Edinburgh have followed up qualification for a home semi-final in the restarted 2019/20 Guinness PRO14 season by convincing Richard Cockerill to extend his contract with the Scottish club until 2023.
The former England international hooker’s existing deal was due to expire next May and there had been recent speculation linking him with a move, namely back to the Gallagher Premiership where the ex-Leicester boss was mentioned in the Gloucester conversations before that vacancy was filled by George Skivington.
With progress to next month’s PRO14 semi-finals sealed with last weekend’s win over Glasgow, it has now emerged in the build-up to Friday’s Murrayfield rematch between the Scottish rivals that Cockerill will remain at the Edinburgh helm for another while yet.
Speaking during an appearance on the BBC Scotland Rugby podcast, Scottish Rugby CEO Mark Dodson said: “Despite interest from lots of other places, an agreement has been reached and I’m delighted he’s staying. He’s doing a fantastic job and he wants to make sure we take Edinburgh to the next level.
“We have got the exciting moment now with the new Edinburgh stadium to be commissioned at the end of the year and we have got this incredible group of players that he’s brought through and developed into a really competitive team.”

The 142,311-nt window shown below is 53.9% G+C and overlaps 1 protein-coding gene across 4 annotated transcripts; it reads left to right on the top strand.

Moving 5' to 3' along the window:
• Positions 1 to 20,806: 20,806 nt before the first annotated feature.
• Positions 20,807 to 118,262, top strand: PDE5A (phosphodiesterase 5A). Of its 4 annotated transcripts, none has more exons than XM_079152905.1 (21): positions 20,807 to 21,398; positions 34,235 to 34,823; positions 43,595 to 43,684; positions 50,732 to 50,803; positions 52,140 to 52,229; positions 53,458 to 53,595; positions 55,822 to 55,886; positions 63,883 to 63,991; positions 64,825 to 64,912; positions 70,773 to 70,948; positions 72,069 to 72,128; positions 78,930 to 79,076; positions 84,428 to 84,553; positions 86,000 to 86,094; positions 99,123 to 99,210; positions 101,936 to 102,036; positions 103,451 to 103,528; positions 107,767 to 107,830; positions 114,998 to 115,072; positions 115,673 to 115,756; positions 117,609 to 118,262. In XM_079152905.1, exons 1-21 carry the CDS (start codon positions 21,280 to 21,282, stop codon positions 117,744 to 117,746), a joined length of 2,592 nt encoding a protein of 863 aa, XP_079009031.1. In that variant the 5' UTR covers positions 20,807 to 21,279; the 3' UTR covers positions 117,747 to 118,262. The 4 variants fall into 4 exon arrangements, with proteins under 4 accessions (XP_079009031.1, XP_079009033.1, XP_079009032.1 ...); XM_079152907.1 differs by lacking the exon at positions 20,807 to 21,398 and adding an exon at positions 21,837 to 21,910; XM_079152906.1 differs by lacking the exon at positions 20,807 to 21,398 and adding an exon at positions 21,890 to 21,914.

The battle for the 1872 Cup was INTENSE ?@GlasgowWarriors held the lead at the break but an incredible comeback from @EdinburghRugby means they clinched a #GuinnessPRO14 Final Series spot ? https://t.co/niJc1u1d0k
— PRO14 RUGBY (@PRO14Official) August 22, 2020
Beaten by Munster in the Heineken Champions Cup quarter-finals in 2019 a year after they were defeated by the same Irish club in the PRO14 quarter-finals, Edinburgh have now beaten their Conference B rivals to the top spot in the restarted 2019/20 league campaign.
Prior to last weekend’s convincing derby win over the Warriors, RugbyPass noted that despite reservations about some of Cockerill’s management methods, his overall positive influence was Edinburgh’s chance to finally turn promise into lasting substance.
“In the coach’s early days, the style of play was not enthralling. The focus was on making use of a snarling pack, defending stoutly and following a simple but effective blueprint. That resilience remains,” suggested RugbyPass.
“But with the kind of attacking weaponry Edinburgh now wield, it would be nice to see them open up a bit more and the evidence suggests that is beginning to happen. Making use of their extra gears in the attack would mark another significant step on their journey in the Cockerill era.”
"His manner with players, choice of language and truculent nature have caused upset – but results on his watch have been undeniably brilliant"
— RugbyPass (@RugbyPass) August 22, 2020
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